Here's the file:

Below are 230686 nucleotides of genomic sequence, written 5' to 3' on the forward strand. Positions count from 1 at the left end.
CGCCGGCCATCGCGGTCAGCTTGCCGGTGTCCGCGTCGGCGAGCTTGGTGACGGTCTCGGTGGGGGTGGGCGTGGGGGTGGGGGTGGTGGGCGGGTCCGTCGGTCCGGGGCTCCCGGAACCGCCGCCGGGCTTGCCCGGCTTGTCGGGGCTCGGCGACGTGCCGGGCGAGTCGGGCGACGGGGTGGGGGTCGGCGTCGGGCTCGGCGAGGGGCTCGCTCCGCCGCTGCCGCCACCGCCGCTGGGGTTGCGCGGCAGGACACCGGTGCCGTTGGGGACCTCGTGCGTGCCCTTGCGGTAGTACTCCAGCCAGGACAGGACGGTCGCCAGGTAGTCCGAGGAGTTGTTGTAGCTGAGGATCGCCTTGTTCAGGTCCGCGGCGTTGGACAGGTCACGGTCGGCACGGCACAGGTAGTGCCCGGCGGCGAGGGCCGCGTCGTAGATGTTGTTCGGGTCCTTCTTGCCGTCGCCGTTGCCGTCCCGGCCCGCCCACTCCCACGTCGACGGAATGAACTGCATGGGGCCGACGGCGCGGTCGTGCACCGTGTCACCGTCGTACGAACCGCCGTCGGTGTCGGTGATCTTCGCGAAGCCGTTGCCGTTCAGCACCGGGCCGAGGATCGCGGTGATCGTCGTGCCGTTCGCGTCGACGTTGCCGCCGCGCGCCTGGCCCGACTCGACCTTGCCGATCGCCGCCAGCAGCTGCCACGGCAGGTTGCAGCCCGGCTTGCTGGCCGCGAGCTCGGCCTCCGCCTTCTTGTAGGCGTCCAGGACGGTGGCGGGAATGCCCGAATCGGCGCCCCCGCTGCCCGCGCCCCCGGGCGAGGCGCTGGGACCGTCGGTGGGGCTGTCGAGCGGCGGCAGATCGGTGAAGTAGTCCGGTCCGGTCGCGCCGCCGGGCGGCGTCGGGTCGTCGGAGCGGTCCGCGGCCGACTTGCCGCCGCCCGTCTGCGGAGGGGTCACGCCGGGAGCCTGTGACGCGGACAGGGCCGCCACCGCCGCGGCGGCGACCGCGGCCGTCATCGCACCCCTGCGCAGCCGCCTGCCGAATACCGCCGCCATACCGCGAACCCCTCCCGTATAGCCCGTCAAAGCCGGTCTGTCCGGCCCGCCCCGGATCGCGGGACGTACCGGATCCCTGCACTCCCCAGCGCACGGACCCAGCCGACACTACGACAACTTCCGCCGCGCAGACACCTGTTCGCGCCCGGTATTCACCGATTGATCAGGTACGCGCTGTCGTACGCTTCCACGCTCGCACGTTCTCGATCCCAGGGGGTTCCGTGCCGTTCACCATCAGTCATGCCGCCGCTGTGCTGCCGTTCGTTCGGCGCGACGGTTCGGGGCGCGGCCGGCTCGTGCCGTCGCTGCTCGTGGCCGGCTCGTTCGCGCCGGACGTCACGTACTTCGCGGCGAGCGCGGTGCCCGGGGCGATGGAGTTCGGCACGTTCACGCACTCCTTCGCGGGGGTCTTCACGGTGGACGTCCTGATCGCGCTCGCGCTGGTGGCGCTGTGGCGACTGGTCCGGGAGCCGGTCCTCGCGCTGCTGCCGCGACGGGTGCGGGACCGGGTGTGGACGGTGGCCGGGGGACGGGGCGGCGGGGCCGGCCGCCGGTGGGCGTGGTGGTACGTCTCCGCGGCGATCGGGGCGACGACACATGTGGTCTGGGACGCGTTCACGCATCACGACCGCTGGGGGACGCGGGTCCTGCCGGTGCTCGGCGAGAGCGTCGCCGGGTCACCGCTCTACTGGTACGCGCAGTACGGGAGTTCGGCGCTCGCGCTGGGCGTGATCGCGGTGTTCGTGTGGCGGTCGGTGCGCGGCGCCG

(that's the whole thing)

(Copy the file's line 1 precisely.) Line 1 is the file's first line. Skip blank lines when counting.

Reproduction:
Below are 230686 nucleotides of genomic sequence, written 5' to 3' on the forward strand. Positions count from 1 at the left end.